“The game is cruel; but its cruelty is sensual and stirs George into hot excitement. He feels a thrill of pleasure to find the senses so eager in their response; too often, now, they seem sadly jaded. From his heart, he thanks these young animals for their beauty. And they will never know what they have done to make this moment marvelous to him, and life itself less hateful....” 

"In ten minutes they will have arrived on campus. George will have to be George; the George they have named and will recognise. So now he consciously applies himself to thinking their thoughts, getting into their mood. With the skill of a veteran, he rapidly puts on the psychological makeup for this role he must play.” 

    من أحلى استعراضات نعيمة عاكف :)

    Three Stops

    “Thank God” she thought, as she stared at the tired faces sitting across from her in the subway. She always thanked God whenever she saw “less fortunate” people, expressing her gratitude and appreciation for what she had and never taking anything for granted. When she saw beggars or street vendors, she felt guilty for having what they did not have. And whenever she bought herself something new, she would feel like she was taking something that wasn't hers to take, as if she took something away from someone who really needed it.



    Sometimes, in desperate attempts to feel better about herself, she would go for the cheaper things, saving some money on this and that, even though she does not need to, just so she would be perceived as a considerate person, not by other people, but by herself. She even gave away some money and clothes every now and then, doing her part of the deal, as she calls it. Yet something remains missing in this charade of hers, deep down she knows she can fool anyone but herself. So instead, she relieves herself from the responsibility by believing that social injustice is not her fault, and that it is too much of a burden to carry all by herself.

    A tired mother trying to calm her crying baby, a student in school uniform catching up on some studying on the way to her exam, and a girl who chose to be in her own detached world with her eyes shut and the earphones on. All have one thing in common; the same faint look on their faces, flowing with pain and grief that she had never seen before. Tired, sad, desperate, and hanging by a thread. All waiting to arrive, to reach their destination, wherever that might be.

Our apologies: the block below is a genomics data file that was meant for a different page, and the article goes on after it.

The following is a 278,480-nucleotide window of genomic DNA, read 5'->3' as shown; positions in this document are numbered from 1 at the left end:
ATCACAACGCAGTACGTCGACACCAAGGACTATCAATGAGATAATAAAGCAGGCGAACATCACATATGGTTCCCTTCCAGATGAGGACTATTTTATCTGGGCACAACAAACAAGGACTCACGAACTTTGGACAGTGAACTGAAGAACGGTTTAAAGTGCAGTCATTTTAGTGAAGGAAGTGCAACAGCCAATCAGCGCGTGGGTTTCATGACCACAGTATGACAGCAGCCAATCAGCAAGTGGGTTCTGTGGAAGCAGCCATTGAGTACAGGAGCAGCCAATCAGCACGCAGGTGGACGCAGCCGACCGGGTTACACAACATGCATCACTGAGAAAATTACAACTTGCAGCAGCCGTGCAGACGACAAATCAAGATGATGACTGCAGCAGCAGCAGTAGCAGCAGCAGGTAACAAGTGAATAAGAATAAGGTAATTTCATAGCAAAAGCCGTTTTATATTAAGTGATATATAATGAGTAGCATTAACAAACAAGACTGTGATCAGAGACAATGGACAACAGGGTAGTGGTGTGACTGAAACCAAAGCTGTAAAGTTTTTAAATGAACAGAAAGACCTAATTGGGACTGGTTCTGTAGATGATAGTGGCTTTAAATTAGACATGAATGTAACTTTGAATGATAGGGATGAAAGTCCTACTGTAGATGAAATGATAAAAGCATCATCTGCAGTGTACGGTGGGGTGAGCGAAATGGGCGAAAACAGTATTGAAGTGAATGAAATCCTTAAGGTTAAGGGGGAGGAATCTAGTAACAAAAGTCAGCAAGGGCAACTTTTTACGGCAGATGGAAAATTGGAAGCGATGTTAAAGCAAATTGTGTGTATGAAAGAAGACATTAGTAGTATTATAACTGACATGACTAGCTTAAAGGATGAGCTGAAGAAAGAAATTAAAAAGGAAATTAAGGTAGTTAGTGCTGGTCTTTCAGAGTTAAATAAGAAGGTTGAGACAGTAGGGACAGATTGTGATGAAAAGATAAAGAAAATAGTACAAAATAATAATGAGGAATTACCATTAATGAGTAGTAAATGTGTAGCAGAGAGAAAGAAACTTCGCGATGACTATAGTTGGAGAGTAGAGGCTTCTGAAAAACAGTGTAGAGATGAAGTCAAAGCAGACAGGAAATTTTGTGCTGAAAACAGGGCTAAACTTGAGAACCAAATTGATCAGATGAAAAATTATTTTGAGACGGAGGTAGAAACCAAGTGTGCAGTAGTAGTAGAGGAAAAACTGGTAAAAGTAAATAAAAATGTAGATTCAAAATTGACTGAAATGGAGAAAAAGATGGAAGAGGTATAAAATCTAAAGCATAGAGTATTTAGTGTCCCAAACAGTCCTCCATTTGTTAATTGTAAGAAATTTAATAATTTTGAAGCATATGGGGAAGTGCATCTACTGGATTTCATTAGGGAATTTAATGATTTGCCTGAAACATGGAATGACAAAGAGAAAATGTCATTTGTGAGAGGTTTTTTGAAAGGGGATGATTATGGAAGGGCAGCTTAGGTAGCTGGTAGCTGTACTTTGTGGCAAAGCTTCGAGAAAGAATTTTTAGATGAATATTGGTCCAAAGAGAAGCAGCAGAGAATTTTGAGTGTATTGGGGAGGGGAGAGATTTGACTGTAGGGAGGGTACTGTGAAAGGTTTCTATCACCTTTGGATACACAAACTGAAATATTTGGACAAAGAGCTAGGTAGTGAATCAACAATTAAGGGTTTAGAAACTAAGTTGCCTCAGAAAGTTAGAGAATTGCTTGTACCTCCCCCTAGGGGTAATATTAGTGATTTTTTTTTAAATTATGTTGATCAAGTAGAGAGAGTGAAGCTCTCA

She watched them with a sort of cautious pity, wishing she could do something to help them, but at the same time, holding her bag tightly and counting the seconds to leave this underground world and return to the surface, to look up and see the sky instead of the concrete ceiling that is other people’s floor.

    “One more stop to go” she thought, still fixing her eyes on the row of women on the other side. At the stop before the last, some of the women got off, leaving their seats empty, and leaving her nothing to stare at but the barred window they were leaning their backs on. It took her a few seconds to recognize the reflection on the window; she held her breath as she watched this stranger staring back at her. Whose face was that? Who was that girl with a faint look and a worn out face flowing with sadness and pain?

    The Man In The Brown Suit

    It had just rained when it happened. The streets of down town Cairo were wet and slippery, with very few people at sight. My sister and I were on our way to meet a friend at a café down the street, before leaving to catch a train back to Alexandria. We carried our bags and walked the narrow sidewalks hastily, and it was just a few steps before the café when I saw him.


    He was walking right ahead of me, slowly and steadily, wearing a very old-fashioned brown suit, it was made of wool and had darker patches on the elbows. And I could see some silver hairs peeking through the back of his hat.


    Suddenly, the man in the brown suit slipped and fell on his back. The very first thought that came to my mind was to help him get up, I felt sorry for him and all I wanted was to give him a hand. But instead, all I could think of were the different scenarios of what might happen if I did help him. Only two words kept ringing in my head: “what if..?”


    What if it was one of those situations where you get distracted by such an incident while you get robbed or attacked by another person? What if he was just one of those old men who use your sympathy to make up a story about how they lost their wallets and need some money to get home? How many times have I heard such stories? How many times have I seen this kind of scenario happen right in front of me?

    Here I am in Cairo; the very big city where anything can happen, here I walk holding my bag so tight that it becomes a part of me, where I walk in the streets only when I have to, because otherwise, it is just too risky. I am a stranger in this city, and when I walk down these streets, only fear and insecurity have control over me.